Method: Ethnography, including key informant interviews, informal focus group discussions, photography, and observation, were used to select foods of potential carotenoid content and to understand factors of production, consumption, and acceptability. Photographic materials were developed to show visual differences between the white-fleshed (or lighter-coloured) cultivars of low carotenoid content and the yellow- and orange-fleshed cultivars of high carotenoid content, focusing on banana, giant swamp taro, breadfruit, and pandanus. The content of the most important of the provitamin A carotenoids, beta-carotene, expressed per 100 g edible portion, was presented under the photo of the edible flesh of each cultivar. One page presented the message that rice contains no carotenoid at all. Another page presented the health benefits of yellow-fleshed cultivars.
Results: Great interest was shown in the materials by people of a broad range of professions and backgrounds, some requesting a fuller explanation of technical terms, such as beta-carotene. On the whole, respondents could see that the deep yellow- or orange-fleshed cultivars had the higher carotenoid content, while some were interested simply in seeing photographs of their own traditional foods presented in an attractive form or were interested in learning the cultivar names.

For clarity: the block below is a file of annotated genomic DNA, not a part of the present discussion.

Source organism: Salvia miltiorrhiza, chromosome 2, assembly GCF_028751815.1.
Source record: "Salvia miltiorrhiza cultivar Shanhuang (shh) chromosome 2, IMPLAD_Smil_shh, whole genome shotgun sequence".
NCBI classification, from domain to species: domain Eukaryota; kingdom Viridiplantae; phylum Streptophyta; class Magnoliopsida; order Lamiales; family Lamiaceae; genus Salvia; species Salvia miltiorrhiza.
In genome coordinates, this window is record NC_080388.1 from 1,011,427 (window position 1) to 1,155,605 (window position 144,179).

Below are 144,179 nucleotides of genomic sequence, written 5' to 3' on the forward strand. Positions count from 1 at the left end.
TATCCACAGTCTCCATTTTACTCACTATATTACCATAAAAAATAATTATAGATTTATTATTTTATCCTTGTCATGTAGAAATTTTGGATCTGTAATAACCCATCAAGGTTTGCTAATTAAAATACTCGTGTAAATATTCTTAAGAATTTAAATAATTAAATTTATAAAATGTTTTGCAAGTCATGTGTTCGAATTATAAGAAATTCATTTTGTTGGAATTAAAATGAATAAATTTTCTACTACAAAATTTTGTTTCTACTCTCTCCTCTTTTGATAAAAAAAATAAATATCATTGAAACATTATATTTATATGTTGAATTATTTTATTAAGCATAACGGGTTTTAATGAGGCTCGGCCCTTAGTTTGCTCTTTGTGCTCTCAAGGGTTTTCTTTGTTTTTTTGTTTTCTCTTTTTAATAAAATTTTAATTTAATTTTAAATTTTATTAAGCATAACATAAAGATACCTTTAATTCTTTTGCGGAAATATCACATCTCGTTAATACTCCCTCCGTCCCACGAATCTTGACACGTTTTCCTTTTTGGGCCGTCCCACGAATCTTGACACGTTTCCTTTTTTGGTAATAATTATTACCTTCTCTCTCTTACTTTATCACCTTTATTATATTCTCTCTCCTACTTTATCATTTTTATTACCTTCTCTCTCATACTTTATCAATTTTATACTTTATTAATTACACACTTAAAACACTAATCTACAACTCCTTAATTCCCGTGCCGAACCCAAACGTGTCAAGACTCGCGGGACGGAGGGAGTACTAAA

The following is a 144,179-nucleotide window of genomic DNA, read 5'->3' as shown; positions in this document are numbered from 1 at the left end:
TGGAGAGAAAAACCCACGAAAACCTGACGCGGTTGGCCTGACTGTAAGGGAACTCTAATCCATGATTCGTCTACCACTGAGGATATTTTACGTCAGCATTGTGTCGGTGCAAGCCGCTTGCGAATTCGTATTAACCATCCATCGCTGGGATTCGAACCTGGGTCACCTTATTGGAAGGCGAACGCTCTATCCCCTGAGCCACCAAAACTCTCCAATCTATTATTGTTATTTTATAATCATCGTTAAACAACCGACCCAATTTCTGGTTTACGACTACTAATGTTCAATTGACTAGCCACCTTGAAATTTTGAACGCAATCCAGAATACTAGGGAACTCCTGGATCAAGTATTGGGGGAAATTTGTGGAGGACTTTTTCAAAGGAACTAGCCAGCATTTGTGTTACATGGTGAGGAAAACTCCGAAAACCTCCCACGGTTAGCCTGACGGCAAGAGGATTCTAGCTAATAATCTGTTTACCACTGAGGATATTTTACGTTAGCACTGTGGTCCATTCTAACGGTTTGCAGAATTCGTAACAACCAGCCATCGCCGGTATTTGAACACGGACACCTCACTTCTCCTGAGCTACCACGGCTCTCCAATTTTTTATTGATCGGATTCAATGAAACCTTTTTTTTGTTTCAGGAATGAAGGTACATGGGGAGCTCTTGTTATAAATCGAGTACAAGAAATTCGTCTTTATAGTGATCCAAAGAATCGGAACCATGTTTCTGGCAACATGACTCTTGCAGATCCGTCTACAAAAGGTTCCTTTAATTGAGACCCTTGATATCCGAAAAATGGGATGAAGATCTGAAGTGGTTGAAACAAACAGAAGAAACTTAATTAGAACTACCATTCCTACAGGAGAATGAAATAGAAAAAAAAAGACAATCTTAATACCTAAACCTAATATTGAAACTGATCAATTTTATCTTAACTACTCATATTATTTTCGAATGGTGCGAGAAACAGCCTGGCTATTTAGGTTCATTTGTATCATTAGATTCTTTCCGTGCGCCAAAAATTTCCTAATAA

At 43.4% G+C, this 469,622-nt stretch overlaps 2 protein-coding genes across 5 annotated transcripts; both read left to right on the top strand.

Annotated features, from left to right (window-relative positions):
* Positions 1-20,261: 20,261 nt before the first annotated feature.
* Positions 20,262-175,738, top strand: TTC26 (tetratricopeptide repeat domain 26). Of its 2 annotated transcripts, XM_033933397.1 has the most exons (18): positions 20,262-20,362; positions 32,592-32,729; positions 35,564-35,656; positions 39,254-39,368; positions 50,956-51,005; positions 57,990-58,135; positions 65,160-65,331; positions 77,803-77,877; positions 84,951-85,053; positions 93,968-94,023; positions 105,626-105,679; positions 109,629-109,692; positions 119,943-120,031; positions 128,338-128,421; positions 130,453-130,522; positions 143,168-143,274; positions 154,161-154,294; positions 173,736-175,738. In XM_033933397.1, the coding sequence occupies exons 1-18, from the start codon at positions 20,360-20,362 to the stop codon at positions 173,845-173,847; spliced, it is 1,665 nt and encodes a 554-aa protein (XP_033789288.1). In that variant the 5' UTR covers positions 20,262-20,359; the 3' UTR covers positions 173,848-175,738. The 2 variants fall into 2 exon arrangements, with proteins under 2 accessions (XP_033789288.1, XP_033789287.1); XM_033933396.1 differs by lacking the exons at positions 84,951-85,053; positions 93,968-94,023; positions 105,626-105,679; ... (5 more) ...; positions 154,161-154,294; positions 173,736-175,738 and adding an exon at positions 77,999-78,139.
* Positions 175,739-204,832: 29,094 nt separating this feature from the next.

Conclusion: This novel approach to presenting carotenoid data was effective in communicating health messages in Micronesia.
Recommendation: This approach for communicating food composition data could be used in further Micronesian programs and possibly elsewhere to present nutrient content data and promote locally grown foods.
Lois Englberger, PhD
Island Food Community of Pohnpei
P. O. Box 2299
Kolonia, Pohnpei 96941 FM
Tel: 691-320-8639 Fax: 691-320-4647